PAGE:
Manifestly, with two exceptions, my respondents were stayers rather than leavers. For most their career strategy seemed to be a positive orientation to contingency. Half had either entered the profession by chance or made the choice during their undergraduate studies. The other half all talked of going straight from school into work or training. Respondents in this latter group were the most likely to invoke a vocational frame: a couple mentioned university places abandoned; several had wanted to be a journalist since their early teens.

If career planning were customary in newspaper work one would expect members of this latter 'vocational' group to say that they had pursued a thought- through personal project. It did not appear to be so: only two said that they had currently had a plan. Several of the 'vocationals' said that they no longer had a career plan, including one of the editors. There may also be some variability with increasing age, as the exigencies of the work are better understood: within the whole group of respondents the oldest woman who talked of having a career plan was aged 31.

This pattern of response suggests that the contingent nature of newspaper careers is incorporated into its practitioners' expectations to the extent that non- planning is part of the 'plan'. This 'non-planning' could be characterized very positively: '... the boredom switch comes on and I need something different ... I don't necessarily plan long-term, I only plan to move forward really' was how a woman, aged 36, and working in media relations (but who had also been in general reporting, specialist reporting and local radio) described her approach. Other women suggested that a combination of parenting and women's endemic lack of self-esteem prevented their planning a career: 'I rather underestimated the fact that once you've got the foot in the door ... it's very much up to you what you make of it but I just didn't have the self- confidence to do it and then of course I had children very young as well' (sub-editor, 38, city evening paper).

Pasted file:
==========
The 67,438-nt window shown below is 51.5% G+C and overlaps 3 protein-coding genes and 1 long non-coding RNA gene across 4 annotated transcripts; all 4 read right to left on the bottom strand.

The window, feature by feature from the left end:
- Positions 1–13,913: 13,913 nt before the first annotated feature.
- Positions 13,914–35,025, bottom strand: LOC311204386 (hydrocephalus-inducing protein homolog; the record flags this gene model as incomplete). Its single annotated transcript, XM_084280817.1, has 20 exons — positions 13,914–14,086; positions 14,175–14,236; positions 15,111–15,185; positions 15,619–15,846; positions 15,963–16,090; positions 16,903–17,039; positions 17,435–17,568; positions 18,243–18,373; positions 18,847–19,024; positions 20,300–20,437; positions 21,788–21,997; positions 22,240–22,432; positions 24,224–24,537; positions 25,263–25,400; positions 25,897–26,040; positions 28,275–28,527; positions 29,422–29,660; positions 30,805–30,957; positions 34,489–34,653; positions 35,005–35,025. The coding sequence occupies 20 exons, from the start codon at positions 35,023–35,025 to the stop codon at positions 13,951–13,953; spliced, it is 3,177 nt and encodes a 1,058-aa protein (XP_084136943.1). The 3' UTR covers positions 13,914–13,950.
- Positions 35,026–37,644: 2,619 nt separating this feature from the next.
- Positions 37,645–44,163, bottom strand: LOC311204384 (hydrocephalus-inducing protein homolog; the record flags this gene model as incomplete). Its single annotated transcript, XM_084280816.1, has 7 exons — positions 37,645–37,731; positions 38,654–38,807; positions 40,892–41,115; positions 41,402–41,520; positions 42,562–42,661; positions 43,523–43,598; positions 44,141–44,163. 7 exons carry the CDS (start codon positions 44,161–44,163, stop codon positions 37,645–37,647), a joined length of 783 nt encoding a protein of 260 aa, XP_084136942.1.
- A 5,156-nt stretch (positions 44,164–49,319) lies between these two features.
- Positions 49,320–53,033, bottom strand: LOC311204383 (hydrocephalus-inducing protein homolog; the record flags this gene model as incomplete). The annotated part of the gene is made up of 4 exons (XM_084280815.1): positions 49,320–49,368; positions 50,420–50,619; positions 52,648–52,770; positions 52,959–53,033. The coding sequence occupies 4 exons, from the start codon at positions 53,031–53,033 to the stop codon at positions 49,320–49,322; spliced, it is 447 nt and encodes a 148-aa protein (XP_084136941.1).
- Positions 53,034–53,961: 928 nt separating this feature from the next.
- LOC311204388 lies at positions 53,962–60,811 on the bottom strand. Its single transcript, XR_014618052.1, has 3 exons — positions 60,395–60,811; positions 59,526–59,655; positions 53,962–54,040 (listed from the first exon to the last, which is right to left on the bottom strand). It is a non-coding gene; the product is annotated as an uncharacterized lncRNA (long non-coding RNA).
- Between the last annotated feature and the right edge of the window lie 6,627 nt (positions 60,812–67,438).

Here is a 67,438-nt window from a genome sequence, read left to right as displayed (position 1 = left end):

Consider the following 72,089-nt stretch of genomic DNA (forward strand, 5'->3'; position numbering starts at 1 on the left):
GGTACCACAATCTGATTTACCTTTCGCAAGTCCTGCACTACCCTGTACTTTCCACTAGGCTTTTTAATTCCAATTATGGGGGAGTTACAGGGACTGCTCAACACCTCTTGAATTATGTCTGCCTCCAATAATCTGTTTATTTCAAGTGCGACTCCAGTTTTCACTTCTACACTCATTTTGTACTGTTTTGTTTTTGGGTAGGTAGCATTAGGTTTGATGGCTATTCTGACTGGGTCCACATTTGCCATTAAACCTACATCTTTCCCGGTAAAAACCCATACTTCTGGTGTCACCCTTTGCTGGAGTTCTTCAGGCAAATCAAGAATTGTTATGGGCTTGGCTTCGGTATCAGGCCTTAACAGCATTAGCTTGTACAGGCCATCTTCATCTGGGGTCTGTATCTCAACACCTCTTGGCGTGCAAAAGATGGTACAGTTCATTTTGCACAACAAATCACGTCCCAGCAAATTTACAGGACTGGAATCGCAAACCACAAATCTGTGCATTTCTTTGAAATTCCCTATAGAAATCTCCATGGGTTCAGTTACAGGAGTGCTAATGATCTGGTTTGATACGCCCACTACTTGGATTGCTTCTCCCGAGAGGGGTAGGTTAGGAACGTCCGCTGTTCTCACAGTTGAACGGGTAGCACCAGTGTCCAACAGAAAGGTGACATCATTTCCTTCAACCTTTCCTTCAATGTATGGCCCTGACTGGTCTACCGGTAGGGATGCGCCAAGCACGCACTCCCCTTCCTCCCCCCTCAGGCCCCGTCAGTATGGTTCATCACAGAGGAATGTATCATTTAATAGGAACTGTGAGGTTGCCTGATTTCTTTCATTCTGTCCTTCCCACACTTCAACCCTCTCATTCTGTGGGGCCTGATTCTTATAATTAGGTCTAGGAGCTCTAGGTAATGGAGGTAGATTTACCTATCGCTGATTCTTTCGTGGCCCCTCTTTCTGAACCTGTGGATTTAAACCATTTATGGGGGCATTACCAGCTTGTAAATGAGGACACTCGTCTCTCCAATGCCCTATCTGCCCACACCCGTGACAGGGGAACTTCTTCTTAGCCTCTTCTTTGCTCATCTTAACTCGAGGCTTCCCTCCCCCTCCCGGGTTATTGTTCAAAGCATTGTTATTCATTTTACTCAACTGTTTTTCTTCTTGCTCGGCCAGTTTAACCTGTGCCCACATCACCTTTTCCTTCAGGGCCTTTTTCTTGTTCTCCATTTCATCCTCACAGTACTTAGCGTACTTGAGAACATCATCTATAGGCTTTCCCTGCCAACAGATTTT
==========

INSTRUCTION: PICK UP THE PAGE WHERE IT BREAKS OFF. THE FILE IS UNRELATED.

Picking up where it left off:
Conversely, this respondent also illustrated how adaptable newspaper work can be if you have no immediate aspirations to a senior or high-prestige job. Immediately after the birth of her first child she started freelance shifts as a reporter. Unusually for a freelance she was then trained as a sub-editor. Given the demand for this skill she was able to work where and when she chose. When a short spell on the news desk proved too unpredictable she returned to subbing '... probably the best job in newspapers in terms of your start and finish times which are as near to fixed as you'll ever get them'. As we have seen, however, there are still variable shift patterns to deal with, while morning dailies require evening-to-night work.

Despite the structural, cultural and attitudinal obstacles recounted above, newspaper journalism is a portable skill: there are many more ways to sell your labour than in banking. In this sense women journalists can behave like the doctors in Crompton's study, many of whom had opted for general practice (as opposed to higher prestige hospital-based work) because of its adaptability to non-work responsibilities. Crompton and Harris (1998b), drawing on Chavetz and Hagan (1996) describe this kind of career planning as ' satisficing'. Speaking of her decision to step off an upward trajectory one said 'I mean there was no pressure on me to come back to the home base but ... we've just got one daughter ... and I just felt that I was missing so much purely from my point of view ...'(senior manager, 35, city evening paper) on giving up a deputy editor post in which she was being 'groomed for editor'.